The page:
Stuff’s 2020 predictions

have made their annual 2020 predictions. They are:

1. The election is held in September – likely the latter half of the month.

2. Simon Bridges will rule out working with Winston Peters early in the year, much as John Key did in 2008. The personal animosity between the pair will only increase.

3. Personal cannabis use is not legalised, after the “Yes” camp narrowly loses the referendum campaign. Scaremongering about kids and young adults smoking cannabis reaches a fever-pitch while the yes campaign can’t quite decide if it is making cannabis use safer by regulating it, or if cannabis is actually not so unhealthy after all.

4. Euthanasia, on the other hand, wins its referendum, meaning David Seymour’s quest to legalise assisted dying will finally succeed – five years after he started it.

5. Speaking of David Seymour, we think he will get enough of the party vote at the 2020 election to bring in another MP, the first time ACT would have done this since 2011.

6. Banking becomes an election issue, as the big four look for ways to pass on the cost of the Reserve Bank’s capital changes. NZ First tries to get a Commerce Commission market study into banks but is overruled by Labour and the Greens who opt to look into supermarkets or building materials instead.

7. Jacinda Ardern and Clarke Gayford do not get married over the summer. While an election-year wedding is possible, we think it is very unlikely – and definitely not going to happen this summer, when many had expected it would.

8. Judith Collins releases her memoir. New Zealand relives the 2014 campaign. John Key and Nicky Hager are both criticised heavily. There is also some not-so-subtle pitching for the leadership.

9. The Botany electorate race gets fairly ugly as Jami-Lee Ross attempts to keep his career alive by any means necessary. Political blogs are somewhat involved. But Chris Luxon will win comfortably.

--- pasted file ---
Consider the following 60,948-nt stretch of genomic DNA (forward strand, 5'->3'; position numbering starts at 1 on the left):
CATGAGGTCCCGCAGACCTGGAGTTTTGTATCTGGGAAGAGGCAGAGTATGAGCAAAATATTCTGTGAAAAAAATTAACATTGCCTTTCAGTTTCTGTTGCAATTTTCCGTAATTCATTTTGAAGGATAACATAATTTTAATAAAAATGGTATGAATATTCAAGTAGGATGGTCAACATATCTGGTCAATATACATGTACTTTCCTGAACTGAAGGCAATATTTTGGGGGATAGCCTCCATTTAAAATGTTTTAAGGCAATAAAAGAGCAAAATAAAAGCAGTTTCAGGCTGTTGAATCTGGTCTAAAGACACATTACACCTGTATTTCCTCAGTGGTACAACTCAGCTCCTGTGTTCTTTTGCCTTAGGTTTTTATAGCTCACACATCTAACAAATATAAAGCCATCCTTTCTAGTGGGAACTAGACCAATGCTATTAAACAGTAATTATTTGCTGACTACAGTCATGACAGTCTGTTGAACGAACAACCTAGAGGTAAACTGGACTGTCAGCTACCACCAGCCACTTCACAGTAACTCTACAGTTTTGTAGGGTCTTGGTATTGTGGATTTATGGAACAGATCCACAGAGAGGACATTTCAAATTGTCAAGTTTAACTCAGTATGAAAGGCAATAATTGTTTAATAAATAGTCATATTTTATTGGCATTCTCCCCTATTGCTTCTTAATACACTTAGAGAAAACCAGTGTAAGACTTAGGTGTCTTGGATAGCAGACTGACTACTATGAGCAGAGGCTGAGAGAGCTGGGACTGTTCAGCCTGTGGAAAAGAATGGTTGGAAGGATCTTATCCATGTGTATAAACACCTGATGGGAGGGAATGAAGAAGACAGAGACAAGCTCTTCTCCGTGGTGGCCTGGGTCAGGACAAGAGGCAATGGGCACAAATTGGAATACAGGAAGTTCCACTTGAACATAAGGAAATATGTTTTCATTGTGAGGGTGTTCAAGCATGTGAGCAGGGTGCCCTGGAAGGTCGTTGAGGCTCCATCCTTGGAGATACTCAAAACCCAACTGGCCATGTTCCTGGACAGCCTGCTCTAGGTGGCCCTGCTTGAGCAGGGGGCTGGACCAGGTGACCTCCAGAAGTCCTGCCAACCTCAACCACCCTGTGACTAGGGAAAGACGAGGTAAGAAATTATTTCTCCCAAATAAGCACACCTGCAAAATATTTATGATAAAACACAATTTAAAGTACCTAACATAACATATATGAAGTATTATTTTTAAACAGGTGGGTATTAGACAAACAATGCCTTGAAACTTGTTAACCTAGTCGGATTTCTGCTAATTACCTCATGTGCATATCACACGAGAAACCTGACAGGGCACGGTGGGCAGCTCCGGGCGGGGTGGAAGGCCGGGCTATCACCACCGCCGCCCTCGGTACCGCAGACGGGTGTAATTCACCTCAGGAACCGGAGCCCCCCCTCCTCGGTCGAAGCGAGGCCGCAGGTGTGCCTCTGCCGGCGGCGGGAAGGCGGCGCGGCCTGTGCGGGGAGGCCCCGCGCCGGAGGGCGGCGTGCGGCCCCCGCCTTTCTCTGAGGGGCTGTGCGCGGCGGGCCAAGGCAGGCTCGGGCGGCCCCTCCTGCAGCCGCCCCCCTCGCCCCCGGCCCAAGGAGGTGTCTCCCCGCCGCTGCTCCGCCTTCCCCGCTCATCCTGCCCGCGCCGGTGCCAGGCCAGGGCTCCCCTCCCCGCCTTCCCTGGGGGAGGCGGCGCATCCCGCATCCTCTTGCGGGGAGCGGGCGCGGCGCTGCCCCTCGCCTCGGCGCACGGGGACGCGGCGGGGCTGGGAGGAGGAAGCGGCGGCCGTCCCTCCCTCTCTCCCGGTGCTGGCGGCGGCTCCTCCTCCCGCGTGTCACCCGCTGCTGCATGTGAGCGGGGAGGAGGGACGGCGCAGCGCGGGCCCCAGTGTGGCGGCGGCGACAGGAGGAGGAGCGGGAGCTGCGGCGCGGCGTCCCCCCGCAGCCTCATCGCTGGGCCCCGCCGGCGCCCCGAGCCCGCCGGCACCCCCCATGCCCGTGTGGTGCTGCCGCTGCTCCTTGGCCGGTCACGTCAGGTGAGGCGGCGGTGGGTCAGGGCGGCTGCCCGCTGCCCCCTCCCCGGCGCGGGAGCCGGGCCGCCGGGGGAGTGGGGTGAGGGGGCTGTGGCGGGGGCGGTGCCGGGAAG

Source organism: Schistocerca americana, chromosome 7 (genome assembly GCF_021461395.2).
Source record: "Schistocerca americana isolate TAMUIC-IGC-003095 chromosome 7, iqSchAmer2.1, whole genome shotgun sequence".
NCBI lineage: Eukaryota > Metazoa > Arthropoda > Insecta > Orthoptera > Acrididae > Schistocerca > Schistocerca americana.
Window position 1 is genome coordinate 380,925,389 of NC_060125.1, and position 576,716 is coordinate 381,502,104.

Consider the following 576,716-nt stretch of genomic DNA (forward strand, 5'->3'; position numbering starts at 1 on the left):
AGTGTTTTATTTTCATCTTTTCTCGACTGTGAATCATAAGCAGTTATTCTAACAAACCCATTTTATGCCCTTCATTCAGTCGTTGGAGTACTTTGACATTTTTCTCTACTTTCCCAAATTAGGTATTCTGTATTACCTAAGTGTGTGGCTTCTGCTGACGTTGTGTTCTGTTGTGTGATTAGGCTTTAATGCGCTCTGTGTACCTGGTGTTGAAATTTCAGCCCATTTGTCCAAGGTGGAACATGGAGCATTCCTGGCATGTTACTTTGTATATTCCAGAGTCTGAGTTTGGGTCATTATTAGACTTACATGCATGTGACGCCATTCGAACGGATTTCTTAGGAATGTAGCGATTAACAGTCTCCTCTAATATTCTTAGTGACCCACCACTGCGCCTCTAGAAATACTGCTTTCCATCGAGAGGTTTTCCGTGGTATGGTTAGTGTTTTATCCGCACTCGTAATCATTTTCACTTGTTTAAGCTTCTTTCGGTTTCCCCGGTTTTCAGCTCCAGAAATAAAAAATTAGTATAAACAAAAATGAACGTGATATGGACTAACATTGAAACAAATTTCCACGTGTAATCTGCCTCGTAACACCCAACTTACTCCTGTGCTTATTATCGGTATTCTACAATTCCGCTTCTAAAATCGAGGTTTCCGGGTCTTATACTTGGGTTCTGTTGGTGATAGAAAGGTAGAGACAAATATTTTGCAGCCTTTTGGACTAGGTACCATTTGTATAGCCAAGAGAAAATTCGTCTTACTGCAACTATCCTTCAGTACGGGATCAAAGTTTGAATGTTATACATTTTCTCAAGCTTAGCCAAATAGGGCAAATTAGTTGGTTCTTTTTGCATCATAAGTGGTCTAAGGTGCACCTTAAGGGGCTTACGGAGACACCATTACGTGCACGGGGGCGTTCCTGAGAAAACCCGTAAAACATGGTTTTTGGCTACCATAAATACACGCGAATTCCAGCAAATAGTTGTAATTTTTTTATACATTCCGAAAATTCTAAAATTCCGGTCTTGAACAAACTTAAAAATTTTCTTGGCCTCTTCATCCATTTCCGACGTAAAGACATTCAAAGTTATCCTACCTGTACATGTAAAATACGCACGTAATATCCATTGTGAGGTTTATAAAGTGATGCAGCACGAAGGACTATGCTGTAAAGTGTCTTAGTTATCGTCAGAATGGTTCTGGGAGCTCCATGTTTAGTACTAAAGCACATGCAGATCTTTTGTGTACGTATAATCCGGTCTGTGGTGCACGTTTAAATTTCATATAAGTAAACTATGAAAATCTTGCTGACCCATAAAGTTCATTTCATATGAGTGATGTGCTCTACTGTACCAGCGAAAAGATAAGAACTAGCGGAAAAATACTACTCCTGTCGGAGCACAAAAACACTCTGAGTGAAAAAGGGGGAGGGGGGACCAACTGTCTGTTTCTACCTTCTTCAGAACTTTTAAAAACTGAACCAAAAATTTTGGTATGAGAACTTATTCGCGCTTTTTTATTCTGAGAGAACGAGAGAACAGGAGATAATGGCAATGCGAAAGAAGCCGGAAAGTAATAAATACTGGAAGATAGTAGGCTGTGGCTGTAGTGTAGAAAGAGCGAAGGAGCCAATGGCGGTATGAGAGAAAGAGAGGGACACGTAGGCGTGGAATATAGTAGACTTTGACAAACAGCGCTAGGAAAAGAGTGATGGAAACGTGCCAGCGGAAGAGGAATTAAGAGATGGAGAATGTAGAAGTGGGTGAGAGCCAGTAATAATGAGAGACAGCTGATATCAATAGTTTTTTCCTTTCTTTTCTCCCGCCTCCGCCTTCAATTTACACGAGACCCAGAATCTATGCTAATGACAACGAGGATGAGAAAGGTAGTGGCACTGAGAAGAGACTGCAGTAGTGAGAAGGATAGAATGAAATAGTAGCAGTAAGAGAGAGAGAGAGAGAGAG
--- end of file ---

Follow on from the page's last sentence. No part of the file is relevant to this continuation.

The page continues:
10. Labour retains control of all seven Māori seats, despite a spirited resurgence campaign by the Māori Party. If John Tamihere decides to enter the fray this could be upturned.

11. Joe Biden is the Democratic nominee for US President after Elizabeth Warren and Bernie Sanders both get enough of the vote to stay in it, splitting the left vote.

12. Facebook “misinformation” is a big discussion point during the 2020 New Zealand election. National refuses to sign up to the toothless tool Facebook has provided to make the spending on Facebook more transparent. There are some mini-scandals over perceived inaccuracies in ads.

13. Labour changes the tax brackets in a way that delivers a tax cut for lower earners but not much of one for richer people. National offers a larger tax cut.

14. The predicted deficit will evaporate, as the Government continues to find it hard to actually spend all the money it wants to spend thanks to capacity constraints.

15. The Green Party realises the capital gains tax is too complicated and announces support for a very tough wealth tax. This policy is pursued heavily and causes some trouble for Labour.

16. Labour will re-announce some of National’s Roads of National Significance that it will be pursuing but will call them something else. (We don’t think KiwiRoads, quite.) Meanwhile the role and performance of NZTA will come under some serious scrutiny from the Government.

17. Dental will be a big election year issue, with parties competing to offer something strong. But neither National nor Labour will actually offer the big kahuna of free dental care for adults.

18. NZ First will kill off Andrew Little’s attempts to beef up hate speech laws, citing free speech concerns.

19. The Government will get more hawkish on China, particularly with regards to its role in the Pacific, as pressure from Canberra and Washington build. The trading relationship will not be harmed seriously, however.

20. Winston Peters will again hold the balance of power after the next election, after scraping into Parliament.

No 20 and No 2 are contradictory. If Bridges rules out working with Peters, then ipso facto NZ First won’t hold the balance of power. A vote for them will be the same as a vote for the Greens – a vote for a Labour-led Government.

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